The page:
Kwong, J. C., Chung, H., Jung, J. K., Buchan, S. A., Campigotto, A., Campitelli, M. A., Crowcroft, N. S., Gubbay, J. B., Karnauchow, T., Katz, K., McGeer, A. J., McNally, J. D., Richardson, D. C., Richardson, S. E., Rosella, L. C., Schwartz, K. L., Simor, A., Smieja, M., Zahariadis, G., & On Behalf Of The Canadian Immunization Research Network Cirn Investigators, . (2020). The impact of repeated vaccination using 10-year vaccination history on protection against influenza in older adults: a test-negative design study across the 2010/11 to 2015/16 influenza seasons in Ontario, Canada. Euro Surveillance : Bulletin Europeen Sur Les Maladies Transmissibles = European Communicable Disease Bulletin, 25(1). https://doi.org/10.2807/1560-7917.ES.2020.25.1.1900245
Kwong JC, et al. The Impact of Repeated Vaccination Using 10-year Vaccination History On Protection Against Influenza in Older Adults: a Test-negative Design Study Across the 2010/11 to 2015/16 Influenza Seasons in Ontario, Canada. Euro Surveill. 2020;25(1) PubMed PMID: 31937397.
* Article titles in AMA citation format should be in sentence-case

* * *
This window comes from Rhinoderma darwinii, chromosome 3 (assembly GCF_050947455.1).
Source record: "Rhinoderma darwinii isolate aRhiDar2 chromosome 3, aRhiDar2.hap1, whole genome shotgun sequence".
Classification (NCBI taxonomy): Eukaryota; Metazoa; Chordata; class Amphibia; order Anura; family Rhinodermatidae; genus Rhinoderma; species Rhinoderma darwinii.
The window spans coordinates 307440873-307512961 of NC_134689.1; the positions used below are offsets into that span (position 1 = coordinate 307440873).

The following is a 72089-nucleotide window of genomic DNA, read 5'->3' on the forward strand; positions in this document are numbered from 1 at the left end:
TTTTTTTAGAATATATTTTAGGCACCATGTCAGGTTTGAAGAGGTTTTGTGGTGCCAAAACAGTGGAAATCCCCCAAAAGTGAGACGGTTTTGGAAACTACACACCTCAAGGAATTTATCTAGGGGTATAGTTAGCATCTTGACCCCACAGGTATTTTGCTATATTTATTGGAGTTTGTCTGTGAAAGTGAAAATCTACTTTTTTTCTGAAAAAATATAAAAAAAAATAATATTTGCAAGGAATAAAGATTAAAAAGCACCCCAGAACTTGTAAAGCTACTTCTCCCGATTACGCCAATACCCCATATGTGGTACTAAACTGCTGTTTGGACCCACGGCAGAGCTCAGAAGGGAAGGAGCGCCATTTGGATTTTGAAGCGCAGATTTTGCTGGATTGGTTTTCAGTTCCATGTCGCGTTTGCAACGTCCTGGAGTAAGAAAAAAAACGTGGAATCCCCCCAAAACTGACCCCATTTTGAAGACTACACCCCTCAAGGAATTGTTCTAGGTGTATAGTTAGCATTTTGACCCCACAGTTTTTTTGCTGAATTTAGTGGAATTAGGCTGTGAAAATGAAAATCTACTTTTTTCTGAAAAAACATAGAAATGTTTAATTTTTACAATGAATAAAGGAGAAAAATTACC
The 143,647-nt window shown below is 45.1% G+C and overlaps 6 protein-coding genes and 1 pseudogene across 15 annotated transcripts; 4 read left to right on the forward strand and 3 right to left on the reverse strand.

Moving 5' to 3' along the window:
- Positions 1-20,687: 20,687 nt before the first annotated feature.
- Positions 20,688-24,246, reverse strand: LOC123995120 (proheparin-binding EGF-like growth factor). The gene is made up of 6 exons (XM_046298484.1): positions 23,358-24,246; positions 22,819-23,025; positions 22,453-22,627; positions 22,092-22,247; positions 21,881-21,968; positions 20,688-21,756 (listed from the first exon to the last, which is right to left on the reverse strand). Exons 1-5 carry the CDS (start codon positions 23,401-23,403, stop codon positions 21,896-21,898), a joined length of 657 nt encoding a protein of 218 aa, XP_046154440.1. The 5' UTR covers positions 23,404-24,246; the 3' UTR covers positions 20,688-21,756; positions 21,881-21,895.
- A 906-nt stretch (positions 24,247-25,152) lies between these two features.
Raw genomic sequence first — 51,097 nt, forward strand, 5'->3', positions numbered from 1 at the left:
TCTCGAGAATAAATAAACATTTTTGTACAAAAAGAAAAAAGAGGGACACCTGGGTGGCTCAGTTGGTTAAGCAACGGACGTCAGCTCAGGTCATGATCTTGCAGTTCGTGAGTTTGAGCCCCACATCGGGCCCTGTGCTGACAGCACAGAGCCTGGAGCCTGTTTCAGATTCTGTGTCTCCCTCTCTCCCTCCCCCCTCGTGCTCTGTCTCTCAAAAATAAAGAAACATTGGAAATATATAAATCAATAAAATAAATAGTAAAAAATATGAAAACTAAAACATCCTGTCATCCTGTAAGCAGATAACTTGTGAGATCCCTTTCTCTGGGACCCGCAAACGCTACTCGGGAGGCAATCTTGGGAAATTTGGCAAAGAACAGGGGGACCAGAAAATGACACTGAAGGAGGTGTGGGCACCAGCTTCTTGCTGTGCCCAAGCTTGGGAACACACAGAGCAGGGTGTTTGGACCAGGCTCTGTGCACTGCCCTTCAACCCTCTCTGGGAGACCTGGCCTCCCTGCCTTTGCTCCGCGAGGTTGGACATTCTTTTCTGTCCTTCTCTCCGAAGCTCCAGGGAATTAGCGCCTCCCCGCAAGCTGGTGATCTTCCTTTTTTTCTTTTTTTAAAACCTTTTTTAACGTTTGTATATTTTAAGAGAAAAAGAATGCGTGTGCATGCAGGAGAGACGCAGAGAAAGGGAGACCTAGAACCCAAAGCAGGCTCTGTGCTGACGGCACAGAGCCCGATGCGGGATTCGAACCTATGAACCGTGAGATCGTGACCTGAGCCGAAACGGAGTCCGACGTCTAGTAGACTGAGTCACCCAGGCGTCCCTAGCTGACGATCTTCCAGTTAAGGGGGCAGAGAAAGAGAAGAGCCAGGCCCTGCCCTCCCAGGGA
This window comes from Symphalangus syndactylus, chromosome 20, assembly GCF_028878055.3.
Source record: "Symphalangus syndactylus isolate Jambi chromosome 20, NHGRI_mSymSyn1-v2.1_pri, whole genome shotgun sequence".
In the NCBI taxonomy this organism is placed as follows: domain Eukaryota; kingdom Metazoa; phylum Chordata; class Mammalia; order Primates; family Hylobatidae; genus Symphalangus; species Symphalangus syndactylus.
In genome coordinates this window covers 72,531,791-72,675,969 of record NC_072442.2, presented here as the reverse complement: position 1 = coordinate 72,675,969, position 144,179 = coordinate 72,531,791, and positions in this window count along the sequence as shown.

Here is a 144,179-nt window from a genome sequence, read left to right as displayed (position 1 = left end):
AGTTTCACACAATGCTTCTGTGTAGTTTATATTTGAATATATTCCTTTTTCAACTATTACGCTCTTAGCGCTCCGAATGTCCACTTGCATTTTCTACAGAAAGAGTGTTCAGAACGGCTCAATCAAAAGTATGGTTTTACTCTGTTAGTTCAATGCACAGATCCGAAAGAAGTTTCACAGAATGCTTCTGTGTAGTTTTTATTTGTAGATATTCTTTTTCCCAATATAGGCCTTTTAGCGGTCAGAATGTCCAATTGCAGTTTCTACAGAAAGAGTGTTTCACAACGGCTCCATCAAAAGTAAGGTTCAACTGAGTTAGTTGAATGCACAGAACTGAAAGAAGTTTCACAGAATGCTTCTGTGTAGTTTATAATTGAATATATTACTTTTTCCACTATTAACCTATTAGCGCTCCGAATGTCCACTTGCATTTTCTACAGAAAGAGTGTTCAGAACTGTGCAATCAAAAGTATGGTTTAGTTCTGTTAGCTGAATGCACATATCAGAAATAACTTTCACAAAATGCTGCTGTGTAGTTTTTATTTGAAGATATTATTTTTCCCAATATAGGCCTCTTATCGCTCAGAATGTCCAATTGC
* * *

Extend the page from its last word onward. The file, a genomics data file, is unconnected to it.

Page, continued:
TY - JOUR T1 - The impact of repeated vaccination using 10-year vaccination history on protection against influenza in older adults: a test-negative design study across the 2010/11 to 2015/16 influenza seasons in Ontario, Canada. AU - Kwong,Jeffrey C, AU - Chung,Hannah, AU - Jung,James Kh, AU - Buchan,Sarah A, AU - Campigotto,Aaron, AU - Campitelli,Michael A, AU - Crowcroft,Natasha S, AU - Gubbay,Jonathan B, AU - Karnauchow,Timothy, AU - Katz,Kevin, AU - McGeer,Allison J, AU - McNally,J Dayre, AU - Richardson,David C, AU - Richardson,Susan E, AU - Rosella,Laura C, AU - Schwartz,Kevin L, AU - Simor,Andrew, AU - Smieja,Marek, AU - Zahariadis,George, AU - On Behalf Of The Canadian Immunization Research Network Cirn Investigators,, PY - 2020/1/16/entrez PY - 2020/1/16/pubmed PY - 2020/8/28/medline KW - Influenza vaccine KW - older adults KW - repeated vaccination KW - vaccine effectiveness JF - Euro surveillance : bulletin Europeen sur les maladies transmissibles = European communicable disease bulletin JO - Euro Surveill VL - 25 IS - 1 N2 - IntroductionAnnual influenza vaccination is recommended for older adults, but evidence regarding the impact of repeated vaccination has been inconclusive.AimWe investigated vaccine effectiveness (VE) against laboratory-confirmed influenza and the impact of repeated vaccination over 10 previous seasons on current season VE among older adults.MethodsWe conducted an observational test-negative study in community-dwelling adults aged > 65 years in Ontario, Canada for the 2010/11 to 2015/16 seasons by linking laboratory and health administrative data. We estimated VE using multivariable logistic regression. We assessed the impact of repeated vaccination by stratifying by previous vaccination history.ResultsWe included 58,304 testing episodes for respiratory viruses, with 11,496 (20%) testing positive for influenza and 31,004 (53%) vaccinated. Adjusted VE against laboratory-confirmed influenza for the six seasons combined was 21% (95% confidence interval (CI): 18 to 24%). Patients who were vaccinated in the current season, but had received no vaccinations in the previous 10 seasons, had higher current season VE (34%; 95%CI: 9 to 52%) than patients who had received 1-3 (26%; 95%CI: 13 to 37%), 4-6 (24%; 95%CI: 15 to 33%), 7-8 (13%; 95%CI: 2 to 22%), or 9-10 (7%; 95%CI: -4 to 16%) vaccinations (trend test p = 0.001). All estimates were higher after correcting for misclassification of current season vaccination status. For patients who were not vaccinated in the current season, residual protection rose significantly with increasing numbers of vaccinations received previously.ConclusionsAlthough VE appeared to decrease with increasing numbers of previous vaccinations, current season vaccination likely provides some protection against influenza regardless of the number of vaccinations received over the previous 10 influenza seasons. SN - 1560-7917 UR - https://www.unboundmedicine.com/medline/citation/31937397/The_impact_of_repeated_vaccination_using_10_year_vaccination_history_on_protection_against_influenza_in_older_adults:_a_test_negative_design_study_across_the_2010/11_to_2015/16_influenza_seasons_in_Ontario_Canada_ L2 - http://www.eurosurveillance.org/content/10.2807/1560-7917.ES.2020.25.1.1900245 DB - PRIME DP - Unbound Medicine ER -